Let’s talk prairie dogs. The cute, annoying, burrowing animals (which my dogs love to chase) that are very prevelant all along the Front Range. RTD’s East Corridor project will be impacting colonies of prairie dogs on its trek from Denver Union Station to DIA.
RTD can’t simply build right over the little buggers, so they have implemented a Prairie Dog Mitigation Guidance policy (in full compliance with Federal and state standards, of course). There are four steps included in this policy:
- Attempt to avoid colonies greater than two acres in size.
- If that isn’t possible, move towards a live relocation (rounding them up and moving them somewhere else). Prairie dogs are so popular that any relocation across county lines requires approval by the Board of Commissioners from the receiving county – this is required by state law.
- In the event that a live relocation isn’t feasible, the prairie dogs are humanely euthanized and donated to programs and organizations for injured raptors or black-footed ferrets (endangered).
- In the event no recovery program will take the prairie dogs, they are humanely euthanized on-site.
In RTD’s case along the East Corridor, a live relocation was not possible. A willing relocation site was not found in time – therefore, the third option was used. RTD, the Colorado Department of Transportation (CDOT), and local jurisdictions tried finding willing recipients for the prairie dogs beginning in 2007. That effort proved fruitless, however. Denver Transit Partners (DTP, RTD’s concessionaire on the Eagle Project) contacted a dozen local jurisdictions and potential relocation programs, but no willing recipients stepped forward.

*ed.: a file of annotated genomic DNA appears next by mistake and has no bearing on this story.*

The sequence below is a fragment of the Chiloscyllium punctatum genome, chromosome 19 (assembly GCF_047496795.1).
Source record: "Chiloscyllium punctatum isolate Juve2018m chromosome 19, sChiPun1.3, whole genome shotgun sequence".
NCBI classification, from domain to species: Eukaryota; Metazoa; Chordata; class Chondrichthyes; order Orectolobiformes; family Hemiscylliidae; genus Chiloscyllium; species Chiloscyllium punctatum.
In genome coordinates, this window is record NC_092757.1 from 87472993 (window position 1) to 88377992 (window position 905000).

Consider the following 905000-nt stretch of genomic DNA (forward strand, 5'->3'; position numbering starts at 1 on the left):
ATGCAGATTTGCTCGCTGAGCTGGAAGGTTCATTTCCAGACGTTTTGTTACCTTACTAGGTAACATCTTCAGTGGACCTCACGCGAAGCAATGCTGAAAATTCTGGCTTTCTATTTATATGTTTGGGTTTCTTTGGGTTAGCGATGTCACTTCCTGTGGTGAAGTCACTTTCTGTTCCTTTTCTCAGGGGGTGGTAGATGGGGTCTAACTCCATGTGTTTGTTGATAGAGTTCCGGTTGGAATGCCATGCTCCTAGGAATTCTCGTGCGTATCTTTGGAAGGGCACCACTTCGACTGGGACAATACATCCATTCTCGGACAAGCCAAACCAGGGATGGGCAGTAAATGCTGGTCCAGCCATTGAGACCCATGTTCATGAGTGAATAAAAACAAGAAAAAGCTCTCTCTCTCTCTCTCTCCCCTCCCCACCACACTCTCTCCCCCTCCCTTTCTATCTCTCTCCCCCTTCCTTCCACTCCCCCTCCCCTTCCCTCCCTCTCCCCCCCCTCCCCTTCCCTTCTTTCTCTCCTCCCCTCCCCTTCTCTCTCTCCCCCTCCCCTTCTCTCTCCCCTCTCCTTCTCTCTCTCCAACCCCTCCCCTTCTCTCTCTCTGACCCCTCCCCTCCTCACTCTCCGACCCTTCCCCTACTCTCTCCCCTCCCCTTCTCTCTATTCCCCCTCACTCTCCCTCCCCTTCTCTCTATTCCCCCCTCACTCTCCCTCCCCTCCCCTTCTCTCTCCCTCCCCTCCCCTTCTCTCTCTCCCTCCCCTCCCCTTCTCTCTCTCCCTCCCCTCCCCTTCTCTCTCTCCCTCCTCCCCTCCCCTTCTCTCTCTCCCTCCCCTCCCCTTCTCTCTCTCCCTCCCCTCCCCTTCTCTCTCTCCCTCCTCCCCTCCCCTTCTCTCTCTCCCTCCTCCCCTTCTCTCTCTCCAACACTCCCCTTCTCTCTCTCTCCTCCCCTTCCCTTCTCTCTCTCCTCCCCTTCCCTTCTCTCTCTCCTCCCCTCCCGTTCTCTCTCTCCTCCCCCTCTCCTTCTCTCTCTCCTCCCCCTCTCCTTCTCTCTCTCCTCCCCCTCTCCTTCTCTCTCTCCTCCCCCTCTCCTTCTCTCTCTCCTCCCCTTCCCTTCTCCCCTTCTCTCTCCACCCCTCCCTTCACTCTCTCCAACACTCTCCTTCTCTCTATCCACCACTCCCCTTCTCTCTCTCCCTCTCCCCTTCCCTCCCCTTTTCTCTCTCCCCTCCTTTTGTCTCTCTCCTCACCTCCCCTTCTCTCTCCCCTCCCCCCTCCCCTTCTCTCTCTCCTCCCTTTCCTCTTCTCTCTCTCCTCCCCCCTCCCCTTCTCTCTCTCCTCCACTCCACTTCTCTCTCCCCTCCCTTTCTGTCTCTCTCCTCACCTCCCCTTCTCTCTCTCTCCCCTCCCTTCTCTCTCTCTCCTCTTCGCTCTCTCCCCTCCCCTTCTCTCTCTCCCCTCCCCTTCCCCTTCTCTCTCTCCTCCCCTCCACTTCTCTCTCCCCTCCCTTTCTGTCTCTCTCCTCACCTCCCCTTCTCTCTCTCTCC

RTD and DTP have a commitement from a local injured-raptor recovery program to use the prairie dogs euthanized along the East Corridor as a food source for its program. Some of the raptors benefiting from this arrangement are either threatened or endangered species. If the raptor program cannot use the upwards of 400 prairie dogs expected, RTD and DTP have an agreement from a black-footed ferret recovery program as well. RTD and DTP will continue to puruse live relocation along the corridor if relocaton areas can be identified and feasible.
Utility relocations are currently underway (which we will cover soon) and major construction activities will start later this year and in early 2012. This is another sign of progress along the East Corridor – less than 5 years until we can take a train from downtown to DIA!